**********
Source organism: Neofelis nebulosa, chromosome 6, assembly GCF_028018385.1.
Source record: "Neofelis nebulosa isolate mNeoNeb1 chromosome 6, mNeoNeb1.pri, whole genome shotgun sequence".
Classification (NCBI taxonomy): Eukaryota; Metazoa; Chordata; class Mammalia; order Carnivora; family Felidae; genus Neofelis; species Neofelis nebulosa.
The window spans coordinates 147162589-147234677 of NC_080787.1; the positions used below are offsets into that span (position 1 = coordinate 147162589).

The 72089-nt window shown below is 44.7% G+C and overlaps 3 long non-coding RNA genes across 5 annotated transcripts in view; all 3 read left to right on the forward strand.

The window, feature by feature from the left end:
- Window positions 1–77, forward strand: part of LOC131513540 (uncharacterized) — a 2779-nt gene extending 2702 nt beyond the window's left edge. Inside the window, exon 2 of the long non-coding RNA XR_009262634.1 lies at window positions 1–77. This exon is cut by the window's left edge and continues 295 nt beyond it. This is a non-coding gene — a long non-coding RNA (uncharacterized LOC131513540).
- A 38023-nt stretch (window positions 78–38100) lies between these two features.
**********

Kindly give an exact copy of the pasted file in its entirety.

Source organism: Neofelis nebulosa, chromosome 6, assembly GCF_028018385.1.
Source record: "Neofelis nebulosa isolate mNeoNeb1 chromosome 6, mNeoNeb1.pri, whole genome shotgun sequence".
Classification (NCBI taxonomy): Eukaryota; Metazoa; Chordata; class Mammalia; order Carnivora; family Felidae; genus Neofelis; species Neofelis nebulosa.
The window spans coordinates 147162589-147234677 of NC_080787.1; the positions used below are offsets into that span (position 1 = coordinate 147162589).

The 72089-nt window shown below is 44.7% G+C and overlaps 3 long non-coding RNA genes across 5 annotated transcripts in view; all 3 read left to right on the forward strand.

The window, feature by feature from the left end:
- Window positions 1–77, forward strand: part of LOC131513540 (uncharacterized) — a 2779-nt gene extending 2702 nt beyond the window's left edge. Inside the window, exon 2 of the long non-coding RNA XR_009262634.1 lies at window positions 1–77. This exon is cut by the window's left edge and continues 295 nt beyond it. This is a non-coding gene — a long non-coding RNA (uncharacterized LOC131513540).
- A 38023-nt stretch (window positions 78–38100) lies between these two features.